Five years earlier this man was Supreme Allied Commander- in- Chief Mediterranean , with command over all allied forces in the Mediterranean, the Army in North Africa, the Lebanon and Italy, the Navy at Gibraltar and Malta, the Air Force in Libya and responsible for all operational forces.  At that time, had he so wished, he could have commanded a complete Division on parade and inspected them and there would have been no hesitation to comply. Here he is in July, 1950 inspecting eighteen cadets at a small, obscure school in Surrey.

The following year much the same thing happened.

Field Marshal Sir Claude Auchinleck GCB, GCIE, CSI, DSO, ORE presents the prizes at Royal Albert School, Camberley, July 1950.

Photograph by Ron Francis.

In 1945 General Auchinleck was C-in-C India and after the war responsible for the partition of forces between India and Pakistan. He was an Indian Army officer with a staggering reputation as a soldier, much admired, respected and loved.  In the same year the Royal Military Academy Sandhurst, Britain’s world famous officer training establishment, had two Sovereign’s Parades and senior officers representing the Queen inspected some 800 officer cadets. 

The Inspecting Officer of the first Sandhurst parade was Marshal of the Royal Air Force Sir John Slessor and the second was General Sir John Crocker. With the utmost respect to both these senior officers their names do not resonate in British Military History in the same way as do Wilson and Auchinleck.

Someone had been pulling strings but to date I have seen no mention of him in the Newsletters and I should like to remember him and pay tribute


His name was Harold Richard Sandilands, born at Hampstead in 1876, into a family that had a long tradition of service to the crown. The Sandilands Clan is from the lowlands of Scotland and a sept of Clan Douglas. In the first decade of the 20th Century there were more than twenty officers named Sandilands serving with the British Army, something that is easily checked in the London Gazette.  Both Harold Sandilands and his older brother James (b. 1874) joined the Army and were very successful.

Harold Sandilands was educated at Harrow and Trinity College, Cambridge joining the Northumberland Fusiliers (5th Regiment of Foot) in February 1896:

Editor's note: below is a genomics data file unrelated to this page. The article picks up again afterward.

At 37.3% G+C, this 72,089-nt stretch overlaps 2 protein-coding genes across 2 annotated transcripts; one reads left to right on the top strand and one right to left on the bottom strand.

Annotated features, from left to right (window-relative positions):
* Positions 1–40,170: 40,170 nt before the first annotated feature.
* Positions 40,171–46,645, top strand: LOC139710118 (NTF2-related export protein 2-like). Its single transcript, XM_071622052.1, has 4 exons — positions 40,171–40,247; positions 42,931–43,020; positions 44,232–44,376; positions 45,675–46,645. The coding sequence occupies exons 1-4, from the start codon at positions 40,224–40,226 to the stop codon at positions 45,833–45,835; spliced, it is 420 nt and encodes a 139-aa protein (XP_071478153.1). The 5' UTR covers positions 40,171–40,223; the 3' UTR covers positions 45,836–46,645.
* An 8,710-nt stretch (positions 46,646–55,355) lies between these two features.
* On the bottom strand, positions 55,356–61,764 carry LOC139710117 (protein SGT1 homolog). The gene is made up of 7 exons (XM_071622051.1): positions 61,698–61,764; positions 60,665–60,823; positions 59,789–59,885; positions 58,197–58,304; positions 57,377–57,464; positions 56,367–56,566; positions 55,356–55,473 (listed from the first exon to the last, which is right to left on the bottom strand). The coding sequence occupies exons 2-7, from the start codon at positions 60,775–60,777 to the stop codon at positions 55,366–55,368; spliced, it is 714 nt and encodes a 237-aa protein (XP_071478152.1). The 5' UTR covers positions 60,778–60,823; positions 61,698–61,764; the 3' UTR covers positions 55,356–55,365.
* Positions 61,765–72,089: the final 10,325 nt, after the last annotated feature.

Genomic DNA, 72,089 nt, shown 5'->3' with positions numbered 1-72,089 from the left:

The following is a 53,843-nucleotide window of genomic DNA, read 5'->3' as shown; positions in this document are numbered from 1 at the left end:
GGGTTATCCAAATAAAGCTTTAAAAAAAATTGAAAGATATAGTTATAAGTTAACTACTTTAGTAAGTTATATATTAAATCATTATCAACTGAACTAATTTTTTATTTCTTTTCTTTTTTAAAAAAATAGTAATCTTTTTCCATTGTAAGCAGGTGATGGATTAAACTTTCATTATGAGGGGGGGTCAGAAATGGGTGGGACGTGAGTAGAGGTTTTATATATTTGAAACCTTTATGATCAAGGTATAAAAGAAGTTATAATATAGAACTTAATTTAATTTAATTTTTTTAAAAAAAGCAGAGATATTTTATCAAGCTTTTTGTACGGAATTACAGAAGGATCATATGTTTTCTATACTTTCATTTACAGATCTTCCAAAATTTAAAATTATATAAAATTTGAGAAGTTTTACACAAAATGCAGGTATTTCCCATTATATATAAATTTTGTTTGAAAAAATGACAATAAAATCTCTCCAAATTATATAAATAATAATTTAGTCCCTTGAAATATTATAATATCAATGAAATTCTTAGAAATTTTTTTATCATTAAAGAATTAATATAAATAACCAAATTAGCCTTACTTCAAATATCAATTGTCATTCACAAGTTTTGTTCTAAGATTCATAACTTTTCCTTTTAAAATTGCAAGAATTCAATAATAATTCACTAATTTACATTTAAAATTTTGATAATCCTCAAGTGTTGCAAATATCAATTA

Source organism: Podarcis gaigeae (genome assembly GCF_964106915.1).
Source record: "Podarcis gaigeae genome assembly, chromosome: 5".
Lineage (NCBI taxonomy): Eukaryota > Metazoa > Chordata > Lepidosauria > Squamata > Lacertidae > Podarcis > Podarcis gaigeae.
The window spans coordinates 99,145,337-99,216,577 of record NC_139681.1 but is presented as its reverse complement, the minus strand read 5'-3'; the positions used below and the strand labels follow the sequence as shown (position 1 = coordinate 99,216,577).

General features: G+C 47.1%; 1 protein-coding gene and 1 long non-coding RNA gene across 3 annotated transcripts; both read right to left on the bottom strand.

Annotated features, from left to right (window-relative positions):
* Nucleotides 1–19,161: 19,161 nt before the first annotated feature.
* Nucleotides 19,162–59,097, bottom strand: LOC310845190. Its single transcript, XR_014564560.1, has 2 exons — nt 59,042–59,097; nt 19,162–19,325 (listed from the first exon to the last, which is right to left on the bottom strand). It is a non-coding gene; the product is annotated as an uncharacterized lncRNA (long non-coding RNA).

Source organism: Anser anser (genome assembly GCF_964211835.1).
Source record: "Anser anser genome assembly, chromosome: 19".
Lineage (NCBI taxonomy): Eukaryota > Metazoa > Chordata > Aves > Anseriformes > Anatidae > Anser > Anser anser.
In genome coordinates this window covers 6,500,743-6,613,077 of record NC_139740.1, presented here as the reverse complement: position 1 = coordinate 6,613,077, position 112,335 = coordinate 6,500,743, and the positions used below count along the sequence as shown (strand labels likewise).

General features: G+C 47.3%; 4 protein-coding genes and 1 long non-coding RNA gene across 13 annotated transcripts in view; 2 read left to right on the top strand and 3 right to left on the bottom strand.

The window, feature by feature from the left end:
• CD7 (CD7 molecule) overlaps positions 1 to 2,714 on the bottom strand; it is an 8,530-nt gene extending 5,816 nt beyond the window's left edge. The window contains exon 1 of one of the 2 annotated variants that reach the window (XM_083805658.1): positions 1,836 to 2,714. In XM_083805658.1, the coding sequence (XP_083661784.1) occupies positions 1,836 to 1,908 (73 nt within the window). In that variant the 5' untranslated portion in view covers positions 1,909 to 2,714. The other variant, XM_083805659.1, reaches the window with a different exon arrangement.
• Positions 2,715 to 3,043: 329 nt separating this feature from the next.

3rd Battalion; the Northumberland Fusiliers,

Harold Richard Sandilands, Gent., to be

Second Lieutenant. Dated 19th February 1896.

(London Gazette 18th February 1896.)


He served in the Boer War from 1899-1902, on the North West Frontier of India in 1908 and throughout the Great War 1914-1918 when he was Mentioned in Despatches and awarded a DSO and CMG. In 1917 he was made a brevet lieutenant-colonel.  His last army appointment was as Brigade Commander of the Peshawar Brigade on the North-West Frontier from 1929 to 1932.


In his obituary published in the Times of 19th September 1961, Brigadier Sir John Smyth VC says:


                             He was one of that breed of old regular officer who had tremendous pride of regiment, the highest possible standards of duty and who loved every minute of his soldiering.


His older brother James Walter Sandilands had an equally distinguished career and became Major General James Sandilands CB, CMG, DSO. His last appointment was Commander British Troops in Southern China from 1929 -1933.[5]


At one time Brigadier James Sandilands had Lt Colonel Bernard Montgomery as a battalion commander in his brigade and after the war Monty acknowledged that much of his professional development was due to his mentoring.


On their retirement the two brothers bought land on Upper Chobham Road and built Drumalbin House.



Maj-Gen JW Sandilands CB.


Drumalbin, the name they gave their house, is a locality in Lanarkshire just off the M74 between Dumfries and Glasgow which, even today, has a Sandilands Farm.   This place obviously had some real connection to the family.  In 1937 when the house was built Upper Chobham Road, immediately to the south of the Royal Albert School, was barely developed and most notable for the Brompton Sanatorium which closed in 1985.  Since then the development has been so great that few of the old buildings remain.


Brigadier Smyth continues his obituary of Harold Sandilands:


 “After his retirement he became interested in the Royal Albert School at Camberley (for Orphan and Necessitous Children) and when this school and the Royal Alexandra were amalgamated I became Comptroller of the new Royal Alexandra and Albert School. Under the Chairmanship of the late James Rank and more recently of Sir Frederick Minter the 400 boys and girls were gradually established in the beautiful surroundings of Gatton Park. Sandy threw himself wholeheartedly into all the problems involved in the creation of the newly established school which became the greatest interest of his life.”